MITCHELL:

So, how hands on do you want to be in the decisions that are made in the projects? Do you want to get down to saying well, we want a South Yarra Station before we subsidise this or we want this done, it has to be this lane and this area on the Monash. Do you want to be that hands on or is it more [inaudible]?

TREASURER:

That’s for Warren and for Paul to negotiate as the relevant Ministers but the projects have got to meet the objective. They are not blank cheques, they are cheques to actually produce infrastructure and transport solutions that actually deliver on what we need them to deliver on. It has got to meet the purpose and if it is not meeting the purpose well it is just a media announcement and a lot of money moving around. It has got to work and we want it to work.

MITCHELL:

We will take some calls as well that you might like to raise with the Treasurer. Nari, hello.

CALLER:

Hi Neil, how are you going.

TREASURER:

Hi Nari.

CALLER:

Hi. My question is, when is the Government going to put more money into public hospital systems. I am currently a patient in the eastern health region, I waited on Monday close to three hours to see the Doctor, then was made to wait another 40 minutes to see a hand therapists, parking at the hospital is paid for but there is only 40 car parks at the entire hospital for patients and then there is street parking. It’s just out of control. I have a chronically ill daughter that we get treated at the children’s hospital for and I cannot fault them but when it comes to the adult system it really sucks.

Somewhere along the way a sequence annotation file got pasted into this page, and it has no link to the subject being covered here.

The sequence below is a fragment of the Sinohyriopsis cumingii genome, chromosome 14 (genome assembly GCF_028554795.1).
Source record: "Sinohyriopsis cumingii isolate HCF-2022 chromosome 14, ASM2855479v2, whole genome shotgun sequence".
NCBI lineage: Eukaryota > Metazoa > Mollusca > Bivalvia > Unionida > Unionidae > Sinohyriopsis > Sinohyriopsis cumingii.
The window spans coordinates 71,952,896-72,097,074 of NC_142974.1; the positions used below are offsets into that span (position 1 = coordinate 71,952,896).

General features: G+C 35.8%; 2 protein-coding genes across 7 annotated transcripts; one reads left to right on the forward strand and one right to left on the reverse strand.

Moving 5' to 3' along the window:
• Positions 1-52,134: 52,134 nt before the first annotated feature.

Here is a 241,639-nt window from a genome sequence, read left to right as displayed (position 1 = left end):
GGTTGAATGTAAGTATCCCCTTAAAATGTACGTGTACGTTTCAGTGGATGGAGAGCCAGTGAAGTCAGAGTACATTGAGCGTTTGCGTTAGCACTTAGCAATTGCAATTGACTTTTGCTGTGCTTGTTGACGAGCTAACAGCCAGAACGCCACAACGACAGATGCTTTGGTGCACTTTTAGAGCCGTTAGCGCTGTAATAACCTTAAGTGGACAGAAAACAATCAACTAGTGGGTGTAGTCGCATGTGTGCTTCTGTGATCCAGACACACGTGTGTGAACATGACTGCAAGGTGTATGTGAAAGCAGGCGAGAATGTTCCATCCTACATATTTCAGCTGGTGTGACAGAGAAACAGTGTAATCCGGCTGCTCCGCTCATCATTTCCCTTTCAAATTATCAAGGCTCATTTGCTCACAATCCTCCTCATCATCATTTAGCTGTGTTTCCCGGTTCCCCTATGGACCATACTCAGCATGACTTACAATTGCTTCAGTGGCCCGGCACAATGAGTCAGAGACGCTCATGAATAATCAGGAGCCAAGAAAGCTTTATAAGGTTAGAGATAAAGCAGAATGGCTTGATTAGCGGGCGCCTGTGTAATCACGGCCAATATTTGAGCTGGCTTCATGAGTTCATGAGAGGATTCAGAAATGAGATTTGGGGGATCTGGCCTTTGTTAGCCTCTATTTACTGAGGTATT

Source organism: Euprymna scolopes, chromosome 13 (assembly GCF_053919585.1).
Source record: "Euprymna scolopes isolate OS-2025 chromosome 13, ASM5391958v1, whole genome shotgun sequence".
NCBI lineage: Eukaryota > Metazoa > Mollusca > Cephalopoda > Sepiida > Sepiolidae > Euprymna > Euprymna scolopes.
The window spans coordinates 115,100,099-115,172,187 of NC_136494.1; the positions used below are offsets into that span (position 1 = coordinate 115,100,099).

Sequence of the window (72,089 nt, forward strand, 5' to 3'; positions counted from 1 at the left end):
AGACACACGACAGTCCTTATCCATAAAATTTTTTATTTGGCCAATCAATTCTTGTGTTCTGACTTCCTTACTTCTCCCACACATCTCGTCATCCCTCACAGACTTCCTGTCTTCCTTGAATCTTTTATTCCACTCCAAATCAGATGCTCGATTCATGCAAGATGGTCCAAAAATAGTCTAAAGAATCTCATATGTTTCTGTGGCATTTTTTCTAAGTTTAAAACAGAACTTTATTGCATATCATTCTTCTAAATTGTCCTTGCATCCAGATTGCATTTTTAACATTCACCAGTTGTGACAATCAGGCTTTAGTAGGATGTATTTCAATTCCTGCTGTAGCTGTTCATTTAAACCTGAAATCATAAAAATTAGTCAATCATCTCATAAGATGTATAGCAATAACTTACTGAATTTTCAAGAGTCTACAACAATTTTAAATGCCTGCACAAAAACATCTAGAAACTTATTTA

TREASURER:

Health funding to the states is increasing every year. This year we are spending some $15.5 billion and then it goes to $16.4, sorry, in this financial year, then it goes to $17.4 billion, then $18.1 billion, then $18.9 billion. So, we are increasing our spending on the health system in the states from the Commonwealth every single year it is going up – not going down. We want to keep doing that and we want to ensure that the services are there and we need to do that in a way where when we grow the economy that is actually going to grow the resources that the Government also has available for these things but I agree that there would be frustrations. I mean the state governments run the hospitals but our funding to hospitals is going up every year.

MITCHELL:

Coal – the chief scientist wants to see an end to coal, oil and gas. Coal was worth $37 billion to this country last year. You would be a bit worried about the end of coal wouldn’t you?